The Ardmore 12 YO Port Wood Finish
  • Category Scotch
  • Country Scotland
  • Region Speyside
  • Distillery Ardmore
  • Age 12 Year Old
  • Style Single Malt Whisky
  • Alcohol 46%*
*please note that the ABV of this bottle may vary California residents: Click here for Proposition 65 WARNING.
  • smoky
  • walnut
  • apple
  • honey
  • peaty
  • sweet
  • port
  • walnuts
  • caramel

Ardmore

The 12 YO Port Wood Finish (0.7l, 46%*) *please note that the ABV of this bottle may vary

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Character Goatson

The Ardmore 12 Year Port Wood feels like drinking a light, sweet, Highland Single Malt on the patio of a bar in Havana. 
 
Adam Teacher founded Ardmore Distillery in 1898 in the Highlands of Aberdeenshire to fill a specific need. His father, William Teacher, needed a steady supply of Whisky to support their famous blend — Theacher’s Highland Cream. Beam Suntory owns them these days, and until very recently, have treated this fine producer as a "blender’s distillery." But those corporate mucky-mucks have wised up and have turned their attention to their fine ability to produce fine, premium Spirits on their own. 
 
One of the things that makes Ardmore so unique is that their malt is one of the very few Highlanders to use peat smoke. That alone is a reason to celebrate their brand and character. They will continue to be a primary contributor to the blended Whisky market, but we are all anticipating a full range of single malt offerings on the come. Just in the last year, they have issued their Ardmore Legacy Single Malt, a triple-wood, and a brand new Port wood finish.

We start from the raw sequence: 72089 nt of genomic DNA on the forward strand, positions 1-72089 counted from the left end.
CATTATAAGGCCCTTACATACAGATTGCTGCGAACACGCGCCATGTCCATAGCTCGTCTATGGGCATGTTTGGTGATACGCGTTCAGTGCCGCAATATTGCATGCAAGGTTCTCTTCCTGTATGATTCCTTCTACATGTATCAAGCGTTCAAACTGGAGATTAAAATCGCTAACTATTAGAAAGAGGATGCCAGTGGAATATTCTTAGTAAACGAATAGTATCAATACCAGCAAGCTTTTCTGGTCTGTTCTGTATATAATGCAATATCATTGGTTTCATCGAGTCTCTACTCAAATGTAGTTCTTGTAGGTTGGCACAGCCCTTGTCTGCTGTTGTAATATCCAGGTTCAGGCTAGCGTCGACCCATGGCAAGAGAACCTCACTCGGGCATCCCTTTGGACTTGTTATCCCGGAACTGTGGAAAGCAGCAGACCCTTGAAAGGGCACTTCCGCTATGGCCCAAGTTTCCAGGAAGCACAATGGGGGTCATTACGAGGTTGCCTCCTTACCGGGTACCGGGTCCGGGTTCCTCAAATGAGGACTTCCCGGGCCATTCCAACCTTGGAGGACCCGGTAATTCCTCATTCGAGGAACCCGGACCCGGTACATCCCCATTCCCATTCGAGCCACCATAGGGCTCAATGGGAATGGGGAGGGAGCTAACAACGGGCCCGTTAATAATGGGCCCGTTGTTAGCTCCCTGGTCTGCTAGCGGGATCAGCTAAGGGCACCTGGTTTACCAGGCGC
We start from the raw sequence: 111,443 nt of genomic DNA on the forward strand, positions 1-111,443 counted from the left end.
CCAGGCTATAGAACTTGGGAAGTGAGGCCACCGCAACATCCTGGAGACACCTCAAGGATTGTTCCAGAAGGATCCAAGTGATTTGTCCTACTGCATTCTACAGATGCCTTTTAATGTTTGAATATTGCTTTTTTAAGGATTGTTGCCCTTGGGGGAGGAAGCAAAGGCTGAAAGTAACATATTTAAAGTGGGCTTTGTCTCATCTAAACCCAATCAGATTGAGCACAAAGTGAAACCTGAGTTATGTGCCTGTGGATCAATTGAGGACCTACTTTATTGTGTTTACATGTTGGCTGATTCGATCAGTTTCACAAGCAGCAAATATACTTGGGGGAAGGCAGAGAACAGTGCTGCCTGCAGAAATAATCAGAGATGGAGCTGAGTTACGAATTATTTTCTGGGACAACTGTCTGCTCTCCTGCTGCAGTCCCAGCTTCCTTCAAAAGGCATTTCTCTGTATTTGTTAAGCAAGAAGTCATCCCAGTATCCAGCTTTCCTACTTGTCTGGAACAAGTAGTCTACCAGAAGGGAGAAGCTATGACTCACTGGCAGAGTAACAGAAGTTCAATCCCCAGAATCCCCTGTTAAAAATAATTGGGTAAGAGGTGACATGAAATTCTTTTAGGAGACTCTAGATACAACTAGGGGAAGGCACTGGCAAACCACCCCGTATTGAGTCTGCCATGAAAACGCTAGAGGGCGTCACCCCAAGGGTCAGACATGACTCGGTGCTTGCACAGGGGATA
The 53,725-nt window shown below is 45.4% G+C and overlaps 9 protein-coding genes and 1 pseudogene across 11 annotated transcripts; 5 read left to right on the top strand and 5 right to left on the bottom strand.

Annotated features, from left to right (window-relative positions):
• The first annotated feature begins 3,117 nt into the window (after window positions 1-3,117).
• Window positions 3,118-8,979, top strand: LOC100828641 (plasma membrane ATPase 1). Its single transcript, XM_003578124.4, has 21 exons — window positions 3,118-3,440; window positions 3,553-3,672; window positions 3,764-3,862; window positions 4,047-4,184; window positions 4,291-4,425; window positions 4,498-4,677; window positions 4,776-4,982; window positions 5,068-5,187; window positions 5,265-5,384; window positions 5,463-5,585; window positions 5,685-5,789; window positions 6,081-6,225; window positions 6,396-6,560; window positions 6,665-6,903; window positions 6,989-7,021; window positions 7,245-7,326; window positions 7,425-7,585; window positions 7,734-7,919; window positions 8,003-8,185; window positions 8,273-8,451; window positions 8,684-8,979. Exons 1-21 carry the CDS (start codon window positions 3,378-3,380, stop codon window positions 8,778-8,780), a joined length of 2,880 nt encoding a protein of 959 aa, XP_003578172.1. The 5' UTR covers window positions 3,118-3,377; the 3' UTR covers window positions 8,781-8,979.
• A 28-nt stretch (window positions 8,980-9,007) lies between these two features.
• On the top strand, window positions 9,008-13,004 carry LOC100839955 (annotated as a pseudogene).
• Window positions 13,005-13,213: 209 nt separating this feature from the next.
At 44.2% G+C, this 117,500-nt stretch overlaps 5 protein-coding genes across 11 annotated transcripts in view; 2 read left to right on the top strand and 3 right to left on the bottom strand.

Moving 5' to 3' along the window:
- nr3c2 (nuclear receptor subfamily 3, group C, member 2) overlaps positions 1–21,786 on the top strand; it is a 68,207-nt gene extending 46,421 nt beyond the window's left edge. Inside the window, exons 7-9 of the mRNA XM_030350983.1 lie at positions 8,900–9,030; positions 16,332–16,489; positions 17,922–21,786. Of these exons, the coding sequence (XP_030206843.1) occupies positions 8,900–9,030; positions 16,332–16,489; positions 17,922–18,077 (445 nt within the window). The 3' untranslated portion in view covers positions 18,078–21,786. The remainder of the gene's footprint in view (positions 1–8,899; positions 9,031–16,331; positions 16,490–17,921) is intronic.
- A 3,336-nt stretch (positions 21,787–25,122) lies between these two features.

Everything about this new offering makes total sense. Let’s start with the math … A unique, Highland Single Malt producer with a 118-year history; plus initial 10 years of aging in American white oak ex-Bourbon casks; plus 2 additional years aging in rich, European Port half-pipes; plus 46% ABV and NO chill-filtering; equals… well you know what all that means. It means tasty! 
 
We know it tastes GOOD, but what does it taste LIKE? Remember that this is not your average Highlander… it has a wee bit of smoke. If you have had Balvenie’s Port Wood Finish, then think of The Ardmore 12 Year Port Wood as like drinking that Balvenie on the patio of a Havana cigar bar. It is crisp and lightly sweet with a hint of aromatic smoke lingering in the background. But no matter what, you owe it to yourself to sample this special dram and see for yourself. 

  • Category Scotch
  • Country Scotland
  • Region Speyside
  • Distillery Ardmore
  • Age 12 Year Old
  • Style Single Malt Whisky
  • Alcohol 46%*
*please note that the ABV of this bottle may vary California residents: Click here for Proposition 65 WARNING.
Appearance / Color
Worn Copper  
 
Nose / Aroma / Smell
A wisp of smoke with honey apples.    
 
Flavor / Taste / Palate
Apples again, with honey and a hint of walnut smoke.

Finish
The finish is medium long with smoky notes.
Flavor Spiral TM
About the Flavor Spiral
What does The Ardmore 12 YO Port Wood Finish taste like?

The Flavor Spiral™ shows the most common flavors that you'll taste in The Ardmore 12 YO Port Wood Finish and gives you a chance to have a taste of it before actually tasting it.